Local people at risk from HIV are being urged by Cambridgeshire County Council health experts to get tested early as part of National HIV Testing Week and World AIDS day.

Anyone who has put themselves at risk of acquiring a sexually transmitted infection should be tested early to ensure prompt treatment which can greatly improve the chances of having a near normal life span.

However, those who receive a late diagnosis face a ten-fold increased risk of death in the first year.

The call for early testing comes as a new national report from Public Health England (PHE) shows there are now nearly 110,000 people living with HIV (Human immunodeficiency virus) in the UK. Around a quarter of these (26,100) are unaware of their infection and at risk of passing on the virus to others though unprotected sex.

Although recently released statistics from PHE show that HIV prevalence in Cambridgeshire remains below the England average they also show that round half of newly diagnosed people in Cambridgeshire in 2013 were identified late.

The report has been published to mark the upcoming National HIV Testing Week running from the 22 November to 30 November, which is followed by World Aids Day on 1 December. Both awareness campaigns aim to get the message out about the benefits of early testing and encouraging people who might be at risk of HIV to get tested.

Effective treatment is supporting the continued decline in deaths among people with an HIV infection. People living with HIV can expect a near normal life span and better clinical outcomes if they are diagnosed promptly. Early diagnosis and treatment is important also to communities as it reduces the risk of the infection being passed to others.

Ask your GP for an HIV test “ nowadays there is no need for lengthy discussion about the test, it just involves having blood taken, or even a finger prick. Or go to an open access sexual health clinic. Some clinics are offering ˜fast-track' HIV testing see - http://www.aidsmap.com/hiv-test-finder. Or ask on-line for a self-sampling kit http://www.tht.org.uk/sexual-health/About-HIV/HIV-self-testing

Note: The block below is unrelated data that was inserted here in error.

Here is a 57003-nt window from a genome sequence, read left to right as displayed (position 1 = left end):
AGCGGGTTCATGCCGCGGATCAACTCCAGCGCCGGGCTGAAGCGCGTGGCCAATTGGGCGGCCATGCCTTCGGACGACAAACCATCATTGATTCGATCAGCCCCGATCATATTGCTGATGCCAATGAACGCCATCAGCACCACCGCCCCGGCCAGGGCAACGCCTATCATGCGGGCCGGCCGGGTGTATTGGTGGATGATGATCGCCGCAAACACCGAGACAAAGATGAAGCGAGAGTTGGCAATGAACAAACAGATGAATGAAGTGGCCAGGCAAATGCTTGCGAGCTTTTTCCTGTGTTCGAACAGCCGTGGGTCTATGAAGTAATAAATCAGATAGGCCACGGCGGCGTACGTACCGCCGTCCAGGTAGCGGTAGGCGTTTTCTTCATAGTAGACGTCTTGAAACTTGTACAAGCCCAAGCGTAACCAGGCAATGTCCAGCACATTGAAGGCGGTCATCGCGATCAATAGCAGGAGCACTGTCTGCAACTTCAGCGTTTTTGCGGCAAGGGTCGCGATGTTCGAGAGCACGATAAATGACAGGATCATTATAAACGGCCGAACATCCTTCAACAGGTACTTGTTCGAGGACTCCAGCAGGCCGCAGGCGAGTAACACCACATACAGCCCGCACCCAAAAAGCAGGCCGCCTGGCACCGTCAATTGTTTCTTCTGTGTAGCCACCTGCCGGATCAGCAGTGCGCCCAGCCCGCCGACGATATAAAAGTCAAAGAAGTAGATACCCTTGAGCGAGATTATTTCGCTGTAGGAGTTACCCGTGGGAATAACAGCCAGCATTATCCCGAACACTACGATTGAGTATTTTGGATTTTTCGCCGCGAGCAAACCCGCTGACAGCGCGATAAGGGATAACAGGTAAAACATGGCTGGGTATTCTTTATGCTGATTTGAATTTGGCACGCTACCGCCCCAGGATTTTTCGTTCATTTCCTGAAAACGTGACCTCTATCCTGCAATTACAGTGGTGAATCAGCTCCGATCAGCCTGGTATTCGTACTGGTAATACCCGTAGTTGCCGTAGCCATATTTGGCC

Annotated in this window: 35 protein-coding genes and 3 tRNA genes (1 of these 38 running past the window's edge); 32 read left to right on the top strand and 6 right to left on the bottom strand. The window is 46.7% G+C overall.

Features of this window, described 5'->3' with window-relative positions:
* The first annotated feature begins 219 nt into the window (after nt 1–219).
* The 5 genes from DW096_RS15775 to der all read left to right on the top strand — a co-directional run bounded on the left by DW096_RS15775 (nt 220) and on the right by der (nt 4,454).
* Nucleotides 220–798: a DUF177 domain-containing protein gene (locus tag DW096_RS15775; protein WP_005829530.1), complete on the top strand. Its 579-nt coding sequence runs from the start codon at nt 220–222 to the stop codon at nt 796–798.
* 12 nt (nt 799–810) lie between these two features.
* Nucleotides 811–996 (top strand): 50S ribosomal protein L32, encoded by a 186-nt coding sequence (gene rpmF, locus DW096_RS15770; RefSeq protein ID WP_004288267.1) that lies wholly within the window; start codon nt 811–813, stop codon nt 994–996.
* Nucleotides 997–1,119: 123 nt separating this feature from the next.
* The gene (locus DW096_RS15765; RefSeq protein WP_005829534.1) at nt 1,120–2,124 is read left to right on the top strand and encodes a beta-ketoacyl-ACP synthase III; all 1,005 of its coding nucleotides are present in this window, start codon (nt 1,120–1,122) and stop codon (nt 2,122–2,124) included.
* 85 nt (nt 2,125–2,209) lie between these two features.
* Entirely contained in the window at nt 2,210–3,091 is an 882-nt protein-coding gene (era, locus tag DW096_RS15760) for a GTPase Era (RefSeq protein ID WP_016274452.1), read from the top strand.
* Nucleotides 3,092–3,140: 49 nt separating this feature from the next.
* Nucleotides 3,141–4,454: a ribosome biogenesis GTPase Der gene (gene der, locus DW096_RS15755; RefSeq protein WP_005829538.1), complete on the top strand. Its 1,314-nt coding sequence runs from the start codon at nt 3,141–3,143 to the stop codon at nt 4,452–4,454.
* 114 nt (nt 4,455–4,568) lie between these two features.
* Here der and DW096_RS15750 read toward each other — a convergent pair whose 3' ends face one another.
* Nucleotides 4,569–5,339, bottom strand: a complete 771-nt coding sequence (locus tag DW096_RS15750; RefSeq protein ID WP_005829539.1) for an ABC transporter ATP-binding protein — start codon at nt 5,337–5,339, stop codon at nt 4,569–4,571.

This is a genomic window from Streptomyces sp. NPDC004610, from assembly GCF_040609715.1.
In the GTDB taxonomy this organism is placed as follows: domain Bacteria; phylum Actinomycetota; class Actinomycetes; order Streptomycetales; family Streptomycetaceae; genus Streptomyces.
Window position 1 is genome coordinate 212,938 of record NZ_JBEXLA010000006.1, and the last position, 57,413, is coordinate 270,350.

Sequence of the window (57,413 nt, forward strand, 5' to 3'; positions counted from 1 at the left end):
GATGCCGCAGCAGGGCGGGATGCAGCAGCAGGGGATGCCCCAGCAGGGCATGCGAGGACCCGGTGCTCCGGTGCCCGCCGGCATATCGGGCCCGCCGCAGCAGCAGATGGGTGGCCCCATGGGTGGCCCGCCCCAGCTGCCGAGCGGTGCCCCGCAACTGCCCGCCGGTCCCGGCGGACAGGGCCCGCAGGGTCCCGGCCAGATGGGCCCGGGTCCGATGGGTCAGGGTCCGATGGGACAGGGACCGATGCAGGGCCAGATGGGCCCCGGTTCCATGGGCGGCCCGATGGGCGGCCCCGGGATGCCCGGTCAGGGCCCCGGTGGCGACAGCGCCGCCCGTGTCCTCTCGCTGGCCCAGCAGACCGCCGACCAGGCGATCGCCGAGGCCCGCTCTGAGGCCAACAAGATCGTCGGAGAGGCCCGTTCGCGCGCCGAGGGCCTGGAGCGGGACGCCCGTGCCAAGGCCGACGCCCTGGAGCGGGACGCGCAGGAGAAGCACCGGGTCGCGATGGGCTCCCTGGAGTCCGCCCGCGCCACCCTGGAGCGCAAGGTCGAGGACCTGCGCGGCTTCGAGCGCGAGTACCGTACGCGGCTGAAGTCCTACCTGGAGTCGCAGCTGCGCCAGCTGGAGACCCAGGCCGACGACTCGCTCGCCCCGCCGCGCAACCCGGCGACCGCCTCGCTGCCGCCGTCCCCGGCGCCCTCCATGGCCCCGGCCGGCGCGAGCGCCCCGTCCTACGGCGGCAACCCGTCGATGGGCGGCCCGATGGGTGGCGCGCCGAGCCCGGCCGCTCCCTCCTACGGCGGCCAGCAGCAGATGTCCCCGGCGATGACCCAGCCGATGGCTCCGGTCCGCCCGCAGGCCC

Cambridgeshire County Councillor Kilian Bourke, Chairman of the Council's Health Committee said: "If you think you may be at risk of having HIV it is vital that you go for a test as soon as possible. An early diagnosis could be the difference between living a near normal life and one that could be drastically shortened if you leave it too late. Almost 25% of people with the virus are not aware of it and they are at significant risk if it remains undiagnosed.

œIt is vital that the early testing message is spread far and wide if we are to improve people's chances with this disease. The public, clinicians, commissioners and community leaders all need to work together to ensure that this message is heard by all those who are at risk of HIV. Please support this campaign.

Dr Liz Robin, Director of Public Health at Cambridgeshire County Council added:  "The prevalence of diagnosed HIV in Cambridgeshire is lower than the national average. However, we are concerned that people in the county with diagnosed HIV are not coming forward to be tested at an early stages of the infection. National HIV Testing Week is a great opportunity to alert people who may be at risk of HIV to the benefits of testing “ for individuals and for the UK's public health. Members of the public, clinicians, commissioners and community leaders are urged to support and engage with the campaign.

 

 

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